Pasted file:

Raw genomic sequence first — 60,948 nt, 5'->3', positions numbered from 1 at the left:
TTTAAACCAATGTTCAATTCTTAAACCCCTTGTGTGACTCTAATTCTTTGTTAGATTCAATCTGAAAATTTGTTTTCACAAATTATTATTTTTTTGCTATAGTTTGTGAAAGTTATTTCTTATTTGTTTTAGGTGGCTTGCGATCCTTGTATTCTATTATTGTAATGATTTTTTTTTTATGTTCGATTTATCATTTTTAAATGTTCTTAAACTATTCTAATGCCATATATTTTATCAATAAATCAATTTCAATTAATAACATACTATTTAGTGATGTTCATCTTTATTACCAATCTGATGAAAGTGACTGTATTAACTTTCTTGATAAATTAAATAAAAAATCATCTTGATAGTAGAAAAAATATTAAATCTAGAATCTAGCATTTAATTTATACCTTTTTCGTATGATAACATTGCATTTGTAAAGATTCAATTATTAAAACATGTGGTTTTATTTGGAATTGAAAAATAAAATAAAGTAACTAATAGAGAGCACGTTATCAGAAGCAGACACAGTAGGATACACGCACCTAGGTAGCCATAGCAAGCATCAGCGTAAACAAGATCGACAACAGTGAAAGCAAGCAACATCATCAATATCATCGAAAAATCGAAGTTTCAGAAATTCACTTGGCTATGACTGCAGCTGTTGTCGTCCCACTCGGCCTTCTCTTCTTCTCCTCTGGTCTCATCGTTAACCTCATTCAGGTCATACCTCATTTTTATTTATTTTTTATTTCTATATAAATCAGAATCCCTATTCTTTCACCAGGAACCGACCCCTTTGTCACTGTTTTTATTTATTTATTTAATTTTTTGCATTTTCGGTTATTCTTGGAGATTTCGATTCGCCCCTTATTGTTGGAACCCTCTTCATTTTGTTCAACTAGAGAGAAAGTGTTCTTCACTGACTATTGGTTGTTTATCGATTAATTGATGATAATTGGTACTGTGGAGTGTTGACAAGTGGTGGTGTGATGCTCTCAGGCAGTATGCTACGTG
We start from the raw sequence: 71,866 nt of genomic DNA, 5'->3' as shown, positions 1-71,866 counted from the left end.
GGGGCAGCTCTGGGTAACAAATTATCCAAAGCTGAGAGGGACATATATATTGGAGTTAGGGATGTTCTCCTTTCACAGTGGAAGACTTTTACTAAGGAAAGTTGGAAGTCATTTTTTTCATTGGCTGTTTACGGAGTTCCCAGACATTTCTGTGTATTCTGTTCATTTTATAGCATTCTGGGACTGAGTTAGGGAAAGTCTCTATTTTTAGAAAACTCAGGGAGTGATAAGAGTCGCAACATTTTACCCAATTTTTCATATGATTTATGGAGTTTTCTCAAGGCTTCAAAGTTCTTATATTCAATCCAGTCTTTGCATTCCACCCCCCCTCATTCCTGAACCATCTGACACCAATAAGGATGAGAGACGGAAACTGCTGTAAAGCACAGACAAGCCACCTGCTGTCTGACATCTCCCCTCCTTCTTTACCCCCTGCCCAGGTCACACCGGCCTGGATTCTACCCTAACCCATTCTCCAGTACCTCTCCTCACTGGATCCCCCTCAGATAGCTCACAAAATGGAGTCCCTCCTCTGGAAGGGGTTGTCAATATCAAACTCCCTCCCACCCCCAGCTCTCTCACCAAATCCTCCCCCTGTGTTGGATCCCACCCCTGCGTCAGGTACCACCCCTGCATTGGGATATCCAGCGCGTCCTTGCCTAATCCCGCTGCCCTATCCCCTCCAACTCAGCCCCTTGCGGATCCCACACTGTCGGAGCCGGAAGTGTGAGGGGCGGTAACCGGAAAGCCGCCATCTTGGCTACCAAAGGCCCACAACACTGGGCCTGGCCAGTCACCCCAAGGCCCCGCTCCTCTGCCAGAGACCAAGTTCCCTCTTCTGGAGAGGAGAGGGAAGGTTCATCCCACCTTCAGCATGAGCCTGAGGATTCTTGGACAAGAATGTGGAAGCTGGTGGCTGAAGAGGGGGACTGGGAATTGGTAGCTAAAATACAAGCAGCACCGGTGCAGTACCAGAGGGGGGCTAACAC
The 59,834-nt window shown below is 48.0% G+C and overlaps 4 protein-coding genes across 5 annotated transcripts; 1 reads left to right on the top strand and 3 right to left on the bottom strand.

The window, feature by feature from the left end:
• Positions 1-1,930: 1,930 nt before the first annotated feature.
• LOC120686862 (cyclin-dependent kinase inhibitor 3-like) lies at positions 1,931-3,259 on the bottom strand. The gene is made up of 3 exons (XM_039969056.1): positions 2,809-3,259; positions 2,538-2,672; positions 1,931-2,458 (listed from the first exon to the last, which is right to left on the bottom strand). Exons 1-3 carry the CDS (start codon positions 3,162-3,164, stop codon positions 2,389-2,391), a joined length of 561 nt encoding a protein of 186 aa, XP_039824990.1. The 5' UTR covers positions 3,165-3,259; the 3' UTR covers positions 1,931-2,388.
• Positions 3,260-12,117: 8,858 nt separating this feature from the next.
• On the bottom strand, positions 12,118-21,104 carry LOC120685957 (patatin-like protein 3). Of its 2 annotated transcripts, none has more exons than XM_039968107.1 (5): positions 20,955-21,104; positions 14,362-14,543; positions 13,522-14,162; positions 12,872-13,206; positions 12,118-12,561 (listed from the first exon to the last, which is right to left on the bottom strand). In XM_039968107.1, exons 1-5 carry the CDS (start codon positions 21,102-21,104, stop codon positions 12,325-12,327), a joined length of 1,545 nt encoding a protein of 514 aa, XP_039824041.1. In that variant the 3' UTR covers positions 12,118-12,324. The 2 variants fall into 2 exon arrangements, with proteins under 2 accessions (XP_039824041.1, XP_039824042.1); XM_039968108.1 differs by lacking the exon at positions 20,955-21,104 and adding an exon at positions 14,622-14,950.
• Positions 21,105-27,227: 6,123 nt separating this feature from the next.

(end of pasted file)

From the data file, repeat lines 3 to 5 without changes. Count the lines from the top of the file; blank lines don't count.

We start from the raw sequence: 71,866 nt of genomic DNA, 5'->3' as shown, positions 1-71,866 counted from the left end.
GGGGCAGCTCTGGGTAACAAATTATCCAAAGCTGAGAGGGACATATATATTGGAGTTAGGGATGTTCTCCTTTCACAGTGGAAGACTTTTACTAAGGAAAGTTGGAAGTCATTTTTTTCATTGGCTGTTTACGGAGTTCCCAGACATTTCTGTGTATTCTGTTCATTTTATAGCATTCTGGGACTGAGTTAGGGAAAGTCTCTATTTTTAGAAAACTCAGGGAGTGATAAGAGTCGCAACATTTTACCCAATTTTTCATATGATTTATGGAGTTTTCTCAAGGCTTCAAAGTTCTTATATTCAATCCAGTCTTTGCATTCCACCCCCCCTCATTCCTGAACCATCTGACACCAATAAGGATGAGAGACGGAAACTGCTGTAAAGCACAGACAAGCCACCTGCTGTCTGACATCTCCCCTCCTTCTTTACCCCCTGCCCAGGTCACACCGGCCTGGATTCTACCCTAACCCATTCTCCAGTACCTCTCCTCACTGGATCCCCCTCAGATAGCTCACAAAATGGAGTCCCTCCTCTGGAAGGGGTTGTCAATATCAAACTCCCTCCCACCCCCAGCTCTCTCACCAAATCCTCCCCCTGTGTTGGATCCCACCCCTGCGTCAGGTACCACCCCTGCATTGGGATATCCAGCGCGTCCTTGCCTAATCCCGCTGCCCTATCCCCTCCAACTCAGCCCCTTGCGGATCCCACACTGTCGGAGCCGGAAGTGTGAGGGGCGGTAACCGGAAAGCCGCCATCTTGGCTACCAAAGGCCCACAACACTGGGCCTGGCCAGTCACCCCAAGGCCCCGCTCCTCTGCCAGAGACCAAGTTCCCTCTTCTGGAGAGGAGAGGGAAGGTTCATCCCACCTTCAGCATGAGCCTGAGGATTCTTGGACAAGAATGTGGAAGCTGGTGGCTGAAGAGGGGGACTGGGAATTGGTAGCTAAAATACAAGCAGCACCGGTGCAGTACCAGAGGGGGGCTAACAC
The 59,834-nt window shown below is 48.0% G+C and overlaps 4 protein-coding genes across 5 annotated transcripts; 1 reads left to right on the top strand and 3 right to left on the bottom strand.